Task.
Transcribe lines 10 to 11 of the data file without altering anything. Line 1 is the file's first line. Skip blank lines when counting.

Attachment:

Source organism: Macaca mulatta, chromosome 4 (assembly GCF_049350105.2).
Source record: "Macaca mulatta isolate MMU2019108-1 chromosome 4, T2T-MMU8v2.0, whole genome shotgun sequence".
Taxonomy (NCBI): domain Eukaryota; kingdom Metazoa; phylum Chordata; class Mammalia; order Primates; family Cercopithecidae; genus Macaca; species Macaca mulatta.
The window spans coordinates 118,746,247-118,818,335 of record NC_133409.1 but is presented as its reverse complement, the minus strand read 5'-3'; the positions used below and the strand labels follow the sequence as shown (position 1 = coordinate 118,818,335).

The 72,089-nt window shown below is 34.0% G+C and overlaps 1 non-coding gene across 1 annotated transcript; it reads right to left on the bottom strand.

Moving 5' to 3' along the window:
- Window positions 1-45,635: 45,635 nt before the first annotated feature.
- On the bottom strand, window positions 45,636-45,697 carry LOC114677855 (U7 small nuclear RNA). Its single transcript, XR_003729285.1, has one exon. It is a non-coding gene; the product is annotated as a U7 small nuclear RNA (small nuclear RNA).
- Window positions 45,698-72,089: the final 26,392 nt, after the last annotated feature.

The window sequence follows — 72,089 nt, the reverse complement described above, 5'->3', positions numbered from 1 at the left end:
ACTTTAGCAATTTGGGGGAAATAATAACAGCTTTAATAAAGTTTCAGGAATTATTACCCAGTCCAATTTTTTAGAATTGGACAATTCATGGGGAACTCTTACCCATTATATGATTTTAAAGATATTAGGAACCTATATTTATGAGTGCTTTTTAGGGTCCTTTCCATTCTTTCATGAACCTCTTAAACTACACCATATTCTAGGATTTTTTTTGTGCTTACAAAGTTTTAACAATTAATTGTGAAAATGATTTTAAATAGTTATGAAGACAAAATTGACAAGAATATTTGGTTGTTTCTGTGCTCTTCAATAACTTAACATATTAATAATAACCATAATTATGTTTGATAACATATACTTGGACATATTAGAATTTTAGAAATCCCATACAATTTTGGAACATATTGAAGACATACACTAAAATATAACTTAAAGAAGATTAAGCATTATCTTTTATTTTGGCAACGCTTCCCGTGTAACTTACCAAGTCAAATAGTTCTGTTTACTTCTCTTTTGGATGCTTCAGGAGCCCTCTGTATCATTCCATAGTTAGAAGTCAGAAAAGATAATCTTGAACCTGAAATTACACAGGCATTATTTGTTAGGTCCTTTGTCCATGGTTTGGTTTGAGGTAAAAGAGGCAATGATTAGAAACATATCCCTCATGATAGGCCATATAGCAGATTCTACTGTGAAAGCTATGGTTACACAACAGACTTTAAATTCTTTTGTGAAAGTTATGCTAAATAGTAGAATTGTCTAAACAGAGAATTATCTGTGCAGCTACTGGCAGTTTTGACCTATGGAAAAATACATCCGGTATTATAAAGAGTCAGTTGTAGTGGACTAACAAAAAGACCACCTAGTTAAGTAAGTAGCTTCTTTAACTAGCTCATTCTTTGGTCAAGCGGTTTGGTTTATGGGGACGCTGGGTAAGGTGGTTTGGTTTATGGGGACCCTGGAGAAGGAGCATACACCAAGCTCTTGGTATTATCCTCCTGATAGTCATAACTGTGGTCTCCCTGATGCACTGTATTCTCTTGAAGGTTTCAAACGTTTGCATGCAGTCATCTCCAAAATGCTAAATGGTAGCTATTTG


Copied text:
The window sequence follows — 72,089 nt, the reverse complement described above, 5'->3', positions numbered from 1 at the left end:
ACTTTAGCAATTTGGGGGAAATAATAACAGCTTTAATAAAGTTTCAGGAATTATTACCCAGTCCAATTTTTTAGAATTGGACAATTCATGGGGAACTCTTACCCATTATATGATTTTAAAGATATTAGGAACCTATATTTATGAGTGCTTTTTAGGGTCCTTTCCATTCTTTCATGAACCTCTTAAACTACACCATATTCTAGGATTTTTTTTGTGCTTACAAAGTTTTAACAATTAATTGTGAAAATGATTTTAAATAGTTATGAAGACAAAATTGACAAGAATATTTGGTTGTTTCTGTGCTCTTCAATAACTTAACATATTAATAATAACCATAATTATGTTTGATAACATATACTTGGACATATTAGAATTTTAGAAATCCCATACAATTTTGGAACATATTGAAGACATACACTAAAATATAACTTAAAGAAGATTAAGCATTATCTTTTATTTTGGCAACGCTTCCCGTGTAACTTACCAAGTCAAATAGTTCTGTTTACTTCTCTTTTGGATGCTTCAGGAGCCCTCTGTATCATTCCATAGTTAGAAGTCAGAAAAGATAATCTTGAACCTGAAATTACACAGGCATTATTTGTTAGGTCCTTTGTCCATGGTTTGGTTTGAGGTAAAAGAGGCAATGATTAGAAACATATCCCTCATGATAGGCCATATAGCAGATTCTACTGTGAAAGCTATGGTTACACAACAGACTTTAAATTCTTTTGTGAAAGTTATGCTAAATAGTAGAATTGTCTAAACAGAGAATTATCTGTGCAGCTACTGGCAGTTTTGACCTATGGAAAAATACATCCGGTATTATAAAGAGTCAGTTGTAGTGGACTAACAAAAAGACCACCTAGTTAAGTAAGTAGCTTCTTTAACTAGCTCATTCTTTGGTCAAGCGGTTTGGTTTATGGGGACGCTGGGTAAGGTGGTTTGGTTTATGGGGACCCTGGAGAAGGAGCATACACCAAGCTCTTGGTATTATCCTCCTGATAGTCATAACTGTGGTCTCCCTGATGCACTGTATTCTCTTGAAGGTTTCAAACGTTTGCATGCAGTCATCTCCAAAATGCTAAATGGTAGCTATTTG